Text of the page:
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NPCI and iSpirt say glitches in a bank’s UPI app caused fraudulent transactions

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The National Payments Corporation of India (NPCI) and iSpirt sought to allay fears of the recent fraudulent transactions on the Unified Payments Interface (UPI). Both the NPCI and iSpirt said that the fraudulent transactions were due to glitches in Bank of Maharashtra’s UPI application.

Moneycontrol reported that Bank of Maharashtra filed a First Information Report (FIR) with the police in Pune against 50 people for illegally pulling money using the UPI app and causing a loss of Rs 6.14 crore to the bank. The report added that frauds sent multiple ‘collect money’ requests of up to Rs 1 lakh each over a period of 48 days to accounts held with Bank of Maharashtra through UPI.

One of the key features of the UPI is that merchants and users can initiate a collect request for payments.

“As far as we know, there was an internal issue with Bank of Maharashtra where they allowed a customer to send money to another account, even if the source account did not have balance, Sharad Sharma, co-founder of iSpirt and governing council member told MediaNama in an email. The UPI is a part of the IndiaStack which was developed by the members of iSpirt.

“This was an issue with the bank and its core banking system. Due to this bug, payments would have been possible from an account not having balance through multiple payment systems apart from UPI. In effect, this isn’t a UPI issue. Bank of Maharashtra is rectifying the situation,” Sharma added pinning the issue to the bank.


Meanwhile, the NPCI issued a statement that there was no vulnerability or loophole in the Bharat Interface for Money (BHIM) and the UPI system.  “NPCI has done intensive testing, robust design of security controls and continuous monitoring of its UPI infrastructure. The environment in which BHIM or UPI is run by NPCI is highly secure and certified with best global practices like PCI DSS ISO 27001. The packages have also been audited by reputed IT security firms. NPCI has put in place adequate governance mechanism for banks to report any fraud or system issues and its redressal,” the NPCI added.

Note that there are still structural issues on the payment system and many transactions are failing and customers have not been able to get refunds to their bank accounts. The problem is exacerbated by the fact that there is no API for refunds from banks at the moment.

Whitelisting merchants 

Note that the UPI is said to be developing a mechanism for verifying merchant virtual payment addresses (VPA). These addresses will have a tick mark next to them, similar to verified accounts on Twitter. This would help banks identify who is a merchant and whitelist them.  This would also allow users to decline collect requests from fraudulent virtual addresses which are similar to merchants.

BHIM linkages

The NPCI added that the BHIM app was downloaded 19.16 million times and 5.1 million customers were able to link their bank accounts to the app. The NPCI is also launching a drive backed by the government to link mobile numbers with their bank accounts. “Banks are expected to reach out to all their customers by various means and ensure universal acceptance of mobile banking services at the earliest,” AP Hota, MD and CEO of the NPCI added in a statement.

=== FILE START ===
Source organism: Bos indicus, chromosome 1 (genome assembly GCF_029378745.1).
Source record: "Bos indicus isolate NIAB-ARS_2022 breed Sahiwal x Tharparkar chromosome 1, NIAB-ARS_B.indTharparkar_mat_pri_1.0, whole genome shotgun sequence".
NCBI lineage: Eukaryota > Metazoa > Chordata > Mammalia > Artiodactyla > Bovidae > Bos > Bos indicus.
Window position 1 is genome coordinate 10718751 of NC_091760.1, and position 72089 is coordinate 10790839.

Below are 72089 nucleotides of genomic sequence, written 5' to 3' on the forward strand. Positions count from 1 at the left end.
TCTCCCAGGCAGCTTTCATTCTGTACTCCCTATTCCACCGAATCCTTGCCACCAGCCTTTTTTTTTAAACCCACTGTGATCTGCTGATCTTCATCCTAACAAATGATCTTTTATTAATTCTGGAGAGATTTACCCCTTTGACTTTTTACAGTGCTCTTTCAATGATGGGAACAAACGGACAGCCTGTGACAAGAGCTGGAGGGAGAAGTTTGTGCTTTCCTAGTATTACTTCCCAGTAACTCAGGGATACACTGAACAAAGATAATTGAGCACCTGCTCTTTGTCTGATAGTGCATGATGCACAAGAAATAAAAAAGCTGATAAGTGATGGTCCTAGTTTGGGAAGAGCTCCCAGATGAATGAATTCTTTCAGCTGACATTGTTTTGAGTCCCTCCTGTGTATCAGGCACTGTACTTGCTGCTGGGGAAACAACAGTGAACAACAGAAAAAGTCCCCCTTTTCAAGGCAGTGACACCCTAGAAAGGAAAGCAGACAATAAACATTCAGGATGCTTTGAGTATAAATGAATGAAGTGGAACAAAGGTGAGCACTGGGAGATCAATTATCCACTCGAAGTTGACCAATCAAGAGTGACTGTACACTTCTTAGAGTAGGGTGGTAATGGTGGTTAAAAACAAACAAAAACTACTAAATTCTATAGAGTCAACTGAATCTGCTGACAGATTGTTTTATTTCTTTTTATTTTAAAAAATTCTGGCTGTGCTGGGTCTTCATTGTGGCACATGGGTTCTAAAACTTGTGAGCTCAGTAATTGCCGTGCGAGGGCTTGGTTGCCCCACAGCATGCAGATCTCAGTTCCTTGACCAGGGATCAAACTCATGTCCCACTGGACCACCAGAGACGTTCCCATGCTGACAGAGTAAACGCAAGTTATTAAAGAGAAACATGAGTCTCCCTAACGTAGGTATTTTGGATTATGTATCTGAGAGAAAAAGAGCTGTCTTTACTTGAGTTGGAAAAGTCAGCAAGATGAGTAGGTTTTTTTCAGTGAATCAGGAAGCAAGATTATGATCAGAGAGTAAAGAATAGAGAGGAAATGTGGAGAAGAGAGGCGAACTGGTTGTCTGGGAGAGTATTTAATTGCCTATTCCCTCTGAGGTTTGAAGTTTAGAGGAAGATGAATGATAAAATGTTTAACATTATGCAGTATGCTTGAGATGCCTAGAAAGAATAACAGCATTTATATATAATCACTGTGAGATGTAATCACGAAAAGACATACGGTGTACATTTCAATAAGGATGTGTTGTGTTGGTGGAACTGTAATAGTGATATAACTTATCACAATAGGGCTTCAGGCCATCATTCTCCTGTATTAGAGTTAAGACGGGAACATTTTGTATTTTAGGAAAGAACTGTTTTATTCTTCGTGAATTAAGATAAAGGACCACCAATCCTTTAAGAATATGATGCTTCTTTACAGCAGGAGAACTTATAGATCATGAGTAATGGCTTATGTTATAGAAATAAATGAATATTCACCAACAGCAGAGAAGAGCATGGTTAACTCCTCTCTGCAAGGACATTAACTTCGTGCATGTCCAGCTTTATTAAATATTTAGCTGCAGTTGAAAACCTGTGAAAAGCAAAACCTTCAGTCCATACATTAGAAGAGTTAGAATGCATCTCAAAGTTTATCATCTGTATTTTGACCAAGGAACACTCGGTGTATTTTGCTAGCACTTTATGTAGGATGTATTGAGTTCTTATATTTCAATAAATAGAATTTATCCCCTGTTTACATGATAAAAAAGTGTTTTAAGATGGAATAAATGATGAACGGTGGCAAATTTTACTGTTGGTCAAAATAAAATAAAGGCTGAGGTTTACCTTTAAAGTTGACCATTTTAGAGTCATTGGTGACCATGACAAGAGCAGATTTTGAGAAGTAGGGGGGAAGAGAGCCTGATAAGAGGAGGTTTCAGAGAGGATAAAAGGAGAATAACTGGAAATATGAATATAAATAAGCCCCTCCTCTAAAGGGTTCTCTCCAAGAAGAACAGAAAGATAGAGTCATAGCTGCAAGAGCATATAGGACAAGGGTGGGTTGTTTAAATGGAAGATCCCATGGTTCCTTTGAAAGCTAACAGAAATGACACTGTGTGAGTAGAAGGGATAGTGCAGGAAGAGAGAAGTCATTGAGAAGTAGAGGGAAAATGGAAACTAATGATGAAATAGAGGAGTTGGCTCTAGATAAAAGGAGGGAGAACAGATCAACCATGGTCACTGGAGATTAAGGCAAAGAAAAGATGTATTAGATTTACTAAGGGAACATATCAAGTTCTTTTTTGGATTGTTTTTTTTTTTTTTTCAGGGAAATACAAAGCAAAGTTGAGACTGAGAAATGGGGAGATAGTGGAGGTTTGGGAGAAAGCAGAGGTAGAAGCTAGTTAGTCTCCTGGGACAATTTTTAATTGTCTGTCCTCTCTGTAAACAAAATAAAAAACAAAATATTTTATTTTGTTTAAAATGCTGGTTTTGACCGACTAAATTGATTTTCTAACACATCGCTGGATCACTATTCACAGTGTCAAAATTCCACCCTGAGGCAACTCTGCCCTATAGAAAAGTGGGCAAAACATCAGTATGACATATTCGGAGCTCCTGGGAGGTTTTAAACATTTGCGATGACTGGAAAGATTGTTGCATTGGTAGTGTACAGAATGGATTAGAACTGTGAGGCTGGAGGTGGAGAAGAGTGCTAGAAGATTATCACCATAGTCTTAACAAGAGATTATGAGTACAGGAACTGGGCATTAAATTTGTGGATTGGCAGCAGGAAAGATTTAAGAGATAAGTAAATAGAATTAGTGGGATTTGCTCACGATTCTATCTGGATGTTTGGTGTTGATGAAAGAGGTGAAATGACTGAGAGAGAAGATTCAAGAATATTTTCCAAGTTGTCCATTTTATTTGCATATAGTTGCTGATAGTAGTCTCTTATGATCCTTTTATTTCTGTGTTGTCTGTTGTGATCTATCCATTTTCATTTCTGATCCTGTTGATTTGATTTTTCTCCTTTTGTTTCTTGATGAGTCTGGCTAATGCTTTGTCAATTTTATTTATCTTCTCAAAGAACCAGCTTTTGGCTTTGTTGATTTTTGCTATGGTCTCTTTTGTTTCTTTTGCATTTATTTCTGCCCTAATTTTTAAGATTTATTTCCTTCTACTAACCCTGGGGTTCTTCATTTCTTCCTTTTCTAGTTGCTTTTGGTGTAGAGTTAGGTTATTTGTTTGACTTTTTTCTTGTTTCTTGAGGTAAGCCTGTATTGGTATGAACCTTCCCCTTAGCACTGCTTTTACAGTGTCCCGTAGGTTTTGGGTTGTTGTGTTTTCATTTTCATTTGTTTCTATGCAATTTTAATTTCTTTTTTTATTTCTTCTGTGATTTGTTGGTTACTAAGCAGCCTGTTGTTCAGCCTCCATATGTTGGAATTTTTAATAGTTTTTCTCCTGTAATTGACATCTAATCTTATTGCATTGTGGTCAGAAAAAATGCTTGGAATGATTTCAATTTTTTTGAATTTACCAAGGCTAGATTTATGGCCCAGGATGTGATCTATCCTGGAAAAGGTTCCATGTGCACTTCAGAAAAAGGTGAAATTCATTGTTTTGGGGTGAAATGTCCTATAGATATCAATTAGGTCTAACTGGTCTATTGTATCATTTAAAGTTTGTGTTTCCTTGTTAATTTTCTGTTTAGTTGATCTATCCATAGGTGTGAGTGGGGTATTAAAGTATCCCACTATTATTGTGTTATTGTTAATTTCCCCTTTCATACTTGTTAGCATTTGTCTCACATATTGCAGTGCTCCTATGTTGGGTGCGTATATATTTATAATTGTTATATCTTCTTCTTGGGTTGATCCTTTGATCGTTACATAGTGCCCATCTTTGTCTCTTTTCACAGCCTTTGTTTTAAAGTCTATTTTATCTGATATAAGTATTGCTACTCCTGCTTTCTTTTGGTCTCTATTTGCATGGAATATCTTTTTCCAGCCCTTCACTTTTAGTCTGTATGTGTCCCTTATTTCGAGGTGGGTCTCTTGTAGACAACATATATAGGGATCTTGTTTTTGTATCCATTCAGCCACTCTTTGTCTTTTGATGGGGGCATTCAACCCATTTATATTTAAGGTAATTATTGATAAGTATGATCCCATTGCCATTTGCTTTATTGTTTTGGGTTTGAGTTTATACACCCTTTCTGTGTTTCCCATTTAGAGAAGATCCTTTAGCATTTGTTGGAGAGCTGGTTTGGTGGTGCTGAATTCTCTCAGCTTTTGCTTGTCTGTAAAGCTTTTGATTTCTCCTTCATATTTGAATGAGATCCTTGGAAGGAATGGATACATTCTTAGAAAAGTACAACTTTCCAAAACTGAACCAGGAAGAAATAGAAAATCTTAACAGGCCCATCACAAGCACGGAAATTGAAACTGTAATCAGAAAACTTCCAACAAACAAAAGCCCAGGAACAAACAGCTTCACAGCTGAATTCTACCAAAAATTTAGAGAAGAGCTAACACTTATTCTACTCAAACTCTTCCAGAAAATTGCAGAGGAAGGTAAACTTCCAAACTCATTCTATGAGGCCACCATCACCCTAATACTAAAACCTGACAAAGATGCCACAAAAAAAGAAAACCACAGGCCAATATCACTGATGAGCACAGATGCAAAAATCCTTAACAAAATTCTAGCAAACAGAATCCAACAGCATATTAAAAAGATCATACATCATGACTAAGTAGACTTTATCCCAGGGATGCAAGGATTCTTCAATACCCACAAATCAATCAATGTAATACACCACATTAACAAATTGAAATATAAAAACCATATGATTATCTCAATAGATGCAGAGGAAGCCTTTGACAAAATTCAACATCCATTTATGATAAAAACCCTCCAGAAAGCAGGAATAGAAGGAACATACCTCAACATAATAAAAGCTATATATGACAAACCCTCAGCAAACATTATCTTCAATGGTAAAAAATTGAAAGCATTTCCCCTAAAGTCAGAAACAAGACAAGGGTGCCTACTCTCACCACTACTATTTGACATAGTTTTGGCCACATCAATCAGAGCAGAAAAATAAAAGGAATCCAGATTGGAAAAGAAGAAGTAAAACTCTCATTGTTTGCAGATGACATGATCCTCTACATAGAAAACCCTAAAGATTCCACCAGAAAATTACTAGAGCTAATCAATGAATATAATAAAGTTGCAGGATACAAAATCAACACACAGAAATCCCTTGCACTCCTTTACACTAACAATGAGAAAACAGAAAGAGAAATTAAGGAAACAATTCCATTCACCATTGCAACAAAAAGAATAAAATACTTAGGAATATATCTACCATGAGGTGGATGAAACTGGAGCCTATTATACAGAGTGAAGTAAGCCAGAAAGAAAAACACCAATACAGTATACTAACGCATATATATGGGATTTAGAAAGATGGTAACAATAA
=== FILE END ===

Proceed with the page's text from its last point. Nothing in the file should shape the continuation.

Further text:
The second version of the UPI will integrate Aadhaar. Right now, UPI hasn’t got Aadhaar integration, even though the draft paper had detailed out that it would be using the Aadhaar to map out financial addresses on the UPI.

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  • sketharaman

    Good job NPCI / iSpirt – I’m sure you’ve inspired Bank of Maharashtra to pass the buck for this fraud to its UPI app developer, which I believe is InfraSoft.

    • Shashidar KJ

      Well they did pass the buck, but frauds made away with the money. Just seems like the whole NPCI and iSpirt guys are making excuses for a shoddy system :P

      • sketharaman

        I wouldn’t go as far as to dismiss UPI as shoddy but, as I pointed out in my above comment, you can’t afford to be thorough when that would belie your claims to being disruptive, game-changing, blah blah blah.

        Going by BoM’s version of the root cause of the fraud, its UPI app debits BoM’s nostro account with RBI when payer’s account has insufficient balance to put through the transaction. Normally, under such a circumstance, the UPI app should disallow the transaction with an NSF error message.

        When I compare this situation with my experience with how similar systems are implemented overseas (e.g. FPS in UK), I’m amazed to see that dozens of bank UPI apps are allowed to access the scheme (UPI) without any evidence that they were pre-certified and / or pre-tested to work together by the scheme owner (NPCI). Maybe NPCI has plans to do this certification and “group hug” tests in the near future.

  • NPCI should study the incident and incorporate new security features and other measures which won’t allow such incidents in future.

    • sketharaman

      Unfortunately, that’s easier said than done. To be absolutely foolproof, a retail payment system needs many checks and balances. Unfortunately not all of them can be implemented when the said system has to work in realtime. This is an old problem and there are old solutions for it e.g. credit card network separates authorization and settlement from each other by doing only the former in realtime and operating the latter to T+2 basis. But when you want to tout your product as disruptive, game-changing, world’s first and stuff like that, good work done by others becomes an unwanted distraction and you tend to conveniently ignore it. Not to single out NPCI / iSPIRT – this is the standard operating procedure of most Indian startups that claim to be innovative.